Scouting out locations for the next Burns Supper

After exploring the art for about 5 hours we grabbed a quick lunch of sandwiches in the park in front of the museum before heading over to Champs Élysées for a stroll towards the Arc de Triomphe. The area is known for exquisite shopping, but I guess we’re spoiled because it didn’t feel any different than Santana Row in San Jose. The arc was pretty neat though! We followed that up with a quick visit to Sainte Chapelle to see the exquisite stained glass windows in this chapel built to house relics, including the crown of thorns! Unfortunately the crown is no longer on display there.

Stained glass in Sainte Chapelle

After all of the walking we were ready to relax and grabbed a burger dinner. The veggie burger was just a stack of sautéed veggies smothered in mozzarella. No complaints here! Overall Paris was a great city to explore. We very much enjoyed the friendly people, gothic cathedrals, art history, and delicious food and wine. We even found a cheese co-op where we bought a couple of pieces of cheese and a bottle of wine for tomorrow’s train ride to London!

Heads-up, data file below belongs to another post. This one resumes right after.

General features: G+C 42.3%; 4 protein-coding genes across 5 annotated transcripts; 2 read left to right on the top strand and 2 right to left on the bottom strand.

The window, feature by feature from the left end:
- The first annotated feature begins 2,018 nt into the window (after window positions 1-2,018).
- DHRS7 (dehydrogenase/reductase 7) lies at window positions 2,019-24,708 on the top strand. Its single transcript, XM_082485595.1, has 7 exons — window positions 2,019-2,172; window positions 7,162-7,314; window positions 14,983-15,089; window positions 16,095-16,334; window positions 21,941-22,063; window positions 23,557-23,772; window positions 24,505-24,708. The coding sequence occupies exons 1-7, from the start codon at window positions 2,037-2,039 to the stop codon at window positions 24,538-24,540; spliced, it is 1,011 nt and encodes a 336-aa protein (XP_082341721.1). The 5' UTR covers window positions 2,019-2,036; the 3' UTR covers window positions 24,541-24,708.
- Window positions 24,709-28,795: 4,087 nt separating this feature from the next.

Tuesday, 6/13

Tuesday we got up and headed straight to the train station. It’s a good thing we got there very early because apartently for international trains you go through immigration and customs before you board the train, rather than when you arrive at your destination like at the airport. Fortunately it didn’t take too long, and I even had time to grab one last chocolate croissant for the ride. The Chunnel (high speed train straight from the heart of Paris to the heart of London) was a smooth and very efficient ride. It’s crazy to know you can go between cities in just about 2.5 hours.